June 29, 2009

Sneaking Into The Home Stretch

There are only sixteen players left in the singles draw after today's electric fourth round at Wimbledon -- some you'd expect to see and others' names you may have forgotten long ago. And on both the men's and women's sides there are a couple who have gotten to this point with very little fanfare.

Former world #1 Juan Carlos Ferrero is a wildcard in his ninth appearance at the All England Club, and he's very quietly made it to the quarterfinals for the second time. He's had an up-and-down year so far, falling out of the top 100 for a few weeks here and there, but also taking home the trophy in Casablanca -- his first title since 2003! But in London he's beaten four players ranked higher than him, including fan favorite Fabrice Santoro and eighth seed Gilles Simon who, frankly, I didn't expect to make it as far as he did. Next up he's got Andy Murray, who played an amazing match today under the shiny new roof on Centre Court. Juan Carlos lost their only previous meeting a few weeks ago at Queen's Club, but if he can elevate his play to its former level he could stand a chance -- though I don't think he'll be able to do so quite as anonymously as he has so far this tournament!

In the women's bracket it's easy to have missed the ascendancy of Francesca Schiavone. The lowest ranked player still left in that draw hasn't beaten any big names yet, but she has managed to upset three seeded players plus Michelle Larcher De Brito, a Portuguese teenager who had her breakout performance last month at Roland Garros. Schiavone has suffered a couple of early-round losses this year, but did manage a semifinal appearance at 's-Hertogenbosch, where she beat fifth seed Alona Bondarenko. Her win today earns her the right to meet Elena Dementieva, who's playing some of her best tennis at Wimbledon, but the two have evenly split their previous eight meetings. Schiavone has already notched her best appearance at Wimbledon -- one more win would send her to a Grand Slam semi for the first time in her career.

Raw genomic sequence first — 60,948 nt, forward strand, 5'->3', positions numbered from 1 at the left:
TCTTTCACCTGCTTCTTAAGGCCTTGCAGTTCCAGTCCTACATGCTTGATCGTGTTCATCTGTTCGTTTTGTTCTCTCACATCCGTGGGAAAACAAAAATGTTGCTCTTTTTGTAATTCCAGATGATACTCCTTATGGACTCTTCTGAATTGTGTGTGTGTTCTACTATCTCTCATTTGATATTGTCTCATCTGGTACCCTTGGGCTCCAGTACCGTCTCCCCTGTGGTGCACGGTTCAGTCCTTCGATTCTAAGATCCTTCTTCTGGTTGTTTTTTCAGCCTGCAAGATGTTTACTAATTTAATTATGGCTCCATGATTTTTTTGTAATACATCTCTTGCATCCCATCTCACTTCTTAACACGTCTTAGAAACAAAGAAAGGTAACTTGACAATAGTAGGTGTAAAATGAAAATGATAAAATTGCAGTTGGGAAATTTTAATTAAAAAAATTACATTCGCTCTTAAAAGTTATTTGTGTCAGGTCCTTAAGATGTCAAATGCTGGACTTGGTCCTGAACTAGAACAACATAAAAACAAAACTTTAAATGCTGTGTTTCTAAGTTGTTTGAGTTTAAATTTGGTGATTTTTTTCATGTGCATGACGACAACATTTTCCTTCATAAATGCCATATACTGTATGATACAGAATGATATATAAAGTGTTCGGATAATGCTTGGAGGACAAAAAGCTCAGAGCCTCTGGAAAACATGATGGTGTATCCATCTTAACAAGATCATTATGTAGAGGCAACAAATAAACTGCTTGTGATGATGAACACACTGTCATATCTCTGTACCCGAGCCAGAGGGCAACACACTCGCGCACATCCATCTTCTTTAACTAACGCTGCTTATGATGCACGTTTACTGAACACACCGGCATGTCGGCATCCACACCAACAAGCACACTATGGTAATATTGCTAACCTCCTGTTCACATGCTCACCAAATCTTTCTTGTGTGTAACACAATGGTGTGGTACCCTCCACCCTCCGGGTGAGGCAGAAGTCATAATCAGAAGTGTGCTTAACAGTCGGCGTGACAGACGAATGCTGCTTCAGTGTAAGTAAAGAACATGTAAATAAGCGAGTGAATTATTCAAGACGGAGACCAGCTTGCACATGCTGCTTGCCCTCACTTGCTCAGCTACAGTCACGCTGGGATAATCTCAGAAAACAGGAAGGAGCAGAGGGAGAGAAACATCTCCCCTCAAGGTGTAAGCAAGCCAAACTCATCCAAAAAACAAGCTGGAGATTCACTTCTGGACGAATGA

With all the attention being concentrated on a handful of big names and a few small Goliath-killers, both Ferrero and Schiavone might be grateful that they haven't had to deal with too much media pressure -- look what it did to poor Melanie Oudin! But in the last few days of Wimbledon, there's no more hope of avoiding the spotlight. Can't wait to see if these guys do as well on the big stage!

Good luck to them!

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